(Photo by Helen Joy George)

Autumn in New England brings cooler temperatures, brilliant foliage, and — almost as predictably — the Radically Rural conference.

For the sixth year, the conference will convene in the public spaces and businesses of downtown Keene, New Hampshire, a city of about 23,000 located in the southwest portion of the state. Conference dates are September 27-28.

“It's an annual gathering of folks who are interested in rural life,” Julianna Dodson, director of Radically Rural, told the Deesmealz.

“And that could be those who live in rural areas or work there. And it's really a very kind of unique mix of doers and thinkers and experts, and also just people out there helping their community.”

Radically Rural recently announced its speakers and agenda for September 27-28 event. This year's presenters include leaders of rural community development organizations in the West and South, journalists from small-town and statewide publications across the country, experts in economic development, and researchers and practitioners who are at the forefront of rural policy and practice in the U.S.

This year’s event will feature tracks for those interested in areas such as arts and culture, local journalism, entrepreneurship, clean energy, health, and more, Dodson said.

“So it could be anything in those sessions, like how to welcome new Americans to your community, or how the intersection of climate and health works.” she said.

This year's theme is “reimagining rural.”

“I think that folks are going to learn how to think in new and different ways about solving problems and about collaboration,” Dodson said.

Radically Rural’s first opening keynote session will feature Tony Pipa, a senior fellow in the Center for Sustainable Development at the Brookings Institution. His current work includes leading the Reimaging Rural Policy initiative and the Local Leadership on the Sustainable Development Goals (SDGs) initiative.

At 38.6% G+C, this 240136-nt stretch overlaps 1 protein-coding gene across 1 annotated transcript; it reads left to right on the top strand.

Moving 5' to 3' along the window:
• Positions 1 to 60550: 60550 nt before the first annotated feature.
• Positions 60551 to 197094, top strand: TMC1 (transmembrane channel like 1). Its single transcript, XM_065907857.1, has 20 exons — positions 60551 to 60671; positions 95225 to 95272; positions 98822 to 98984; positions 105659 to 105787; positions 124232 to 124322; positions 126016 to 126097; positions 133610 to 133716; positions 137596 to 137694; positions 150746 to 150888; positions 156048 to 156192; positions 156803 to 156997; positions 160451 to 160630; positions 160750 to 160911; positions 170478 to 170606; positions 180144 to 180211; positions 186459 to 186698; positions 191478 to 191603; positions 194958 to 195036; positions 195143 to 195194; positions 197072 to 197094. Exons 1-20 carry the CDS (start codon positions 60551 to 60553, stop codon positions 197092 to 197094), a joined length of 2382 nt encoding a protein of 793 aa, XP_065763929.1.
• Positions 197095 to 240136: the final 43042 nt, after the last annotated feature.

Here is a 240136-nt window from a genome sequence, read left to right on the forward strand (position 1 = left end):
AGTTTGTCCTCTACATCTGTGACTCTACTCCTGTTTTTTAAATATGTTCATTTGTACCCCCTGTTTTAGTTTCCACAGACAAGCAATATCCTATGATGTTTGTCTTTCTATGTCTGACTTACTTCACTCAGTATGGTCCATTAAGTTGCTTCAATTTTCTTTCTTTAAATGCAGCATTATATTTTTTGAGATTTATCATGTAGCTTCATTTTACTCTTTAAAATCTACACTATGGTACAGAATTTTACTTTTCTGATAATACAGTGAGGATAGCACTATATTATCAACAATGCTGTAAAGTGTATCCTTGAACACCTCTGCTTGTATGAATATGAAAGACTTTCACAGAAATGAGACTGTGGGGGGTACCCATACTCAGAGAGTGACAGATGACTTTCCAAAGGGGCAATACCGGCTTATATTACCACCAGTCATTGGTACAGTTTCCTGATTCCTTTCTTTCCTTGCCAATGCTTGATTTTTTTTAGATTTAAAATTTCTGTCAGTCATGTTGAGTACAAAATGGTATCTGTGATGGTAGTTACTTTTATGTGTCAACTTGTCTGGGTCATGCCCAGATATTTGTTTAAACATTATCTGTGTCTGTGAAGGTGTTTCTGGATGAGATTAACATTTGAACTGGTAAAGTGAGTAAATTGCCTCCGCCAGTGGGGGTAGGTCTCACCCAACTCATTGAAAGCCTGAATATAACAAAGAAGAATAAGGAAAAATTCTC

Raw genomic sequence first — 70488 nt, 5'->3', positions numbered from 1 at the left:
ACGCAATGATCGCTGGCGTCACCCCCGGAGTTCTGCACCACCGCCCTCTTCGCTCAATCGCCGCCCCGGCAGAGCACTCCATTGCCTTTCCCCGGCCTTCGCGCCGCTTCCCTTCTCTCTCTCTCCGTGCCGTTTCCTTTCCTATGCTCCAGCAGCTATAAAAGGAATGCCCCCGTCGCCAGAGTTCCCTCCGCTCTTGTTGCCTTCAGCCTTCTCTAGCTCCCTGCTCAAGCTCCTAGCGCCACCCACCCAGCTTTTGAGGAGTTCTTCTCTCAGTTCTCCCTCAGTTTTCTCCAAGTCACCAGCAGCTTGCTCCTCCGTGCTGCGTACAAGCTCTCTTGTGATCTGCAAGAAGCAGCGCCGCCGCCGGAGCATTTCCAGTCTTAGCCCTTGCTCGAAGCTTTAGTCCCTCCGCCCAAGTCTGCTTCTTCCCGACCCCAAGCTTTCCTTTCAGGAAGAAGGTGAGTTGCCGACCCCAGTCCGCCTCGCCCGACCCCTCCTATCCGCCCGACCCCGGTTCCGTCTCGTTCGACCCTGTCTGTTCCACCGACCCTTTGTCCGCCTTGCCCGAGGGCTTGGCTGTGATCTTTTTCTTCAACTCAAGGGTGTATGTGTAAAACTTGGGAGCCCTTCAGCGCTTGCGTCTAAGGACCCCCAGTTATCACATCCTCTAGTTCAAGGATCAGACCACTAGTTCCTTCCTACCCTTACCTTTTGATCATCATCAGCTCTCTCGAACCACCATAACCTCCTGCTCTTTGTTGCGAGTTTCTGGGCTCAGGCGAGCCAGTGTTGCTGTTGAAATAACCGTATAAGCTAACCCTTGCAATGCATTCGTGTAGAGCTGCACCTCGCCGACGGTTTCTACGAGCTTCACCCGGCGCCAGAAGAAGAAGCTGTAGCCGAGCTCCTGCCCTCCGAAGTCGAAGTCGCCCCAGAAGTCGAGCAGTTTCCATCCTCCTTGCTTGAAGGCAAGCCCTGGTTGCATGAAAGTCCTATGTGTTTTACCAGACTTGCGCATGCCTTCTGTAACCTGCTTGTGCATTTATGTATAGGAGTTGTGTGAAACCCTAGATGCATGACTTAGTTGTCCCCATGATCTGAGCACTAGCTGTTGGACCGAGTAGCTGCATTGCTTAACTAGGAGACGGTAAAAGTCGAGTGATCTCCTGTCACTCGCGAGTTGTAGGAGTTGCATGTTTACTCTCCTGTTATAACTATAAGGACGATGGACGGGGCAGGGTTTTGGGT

Dodson said that when Pipa’s op-ed in the New York Times ran, the team reached out to Pipa and they met. Dodson said Pipa’s podcast, “Reimagine Rural,” spurred the summit theme. The op-ed in The New York Times called for a cohesive policy for rural America.

During the keynote, there will be a panel with two people who Pipa previously interviewed on the podcast: Gloria Dickerson and Lakota Vogel. Dickerson is the founder and CEO of We2gether Creating Change, “a not-for-profit organization, whose stated mission is to be a change agent in the transformation of the Mississippi Delta from a perceived place of poverty, low skills, and despair to a place of prosperity, abundant skills, and hope.”

Vogel is the executive director at Four Bands Community Fund, a nonprofit organization that was founded as a part of a community economic development movement on the Cheyenne River Sioux Reservation.  

The keynote for the second day of the conference will be given by Chris Estes, co-executive director of the Community Strategies Group at the Aspen Institute.

Adam Ganucheau, editor of Mississippi Today, is going to speak about local journalism and the impact it has on rural communities. 

Ganucheau said the local newspaper in Keene reached out and he enthusiastically said yes. 

“Our state being so immensely rural, and some of the interesting journalistic practices and theories that go into covering places like this, getting to do that — it was with a group of people who do it on a daily basis as well, was just too good for me to pass up,” he told the Deesmealz.

Mississippi Today won a Pulitzer Prize in 2023 in local reporting for its coverage of a scandal involving the state’s welfare system.

After hybrid in-person and online sessions during the pandemic, the conference will move back to an in-person-only format for 2023. Only the opening session will be streamed. To reduce barriers to attendance, Radically Rural will offer a sliding-scale ticket price, according to the conference website.

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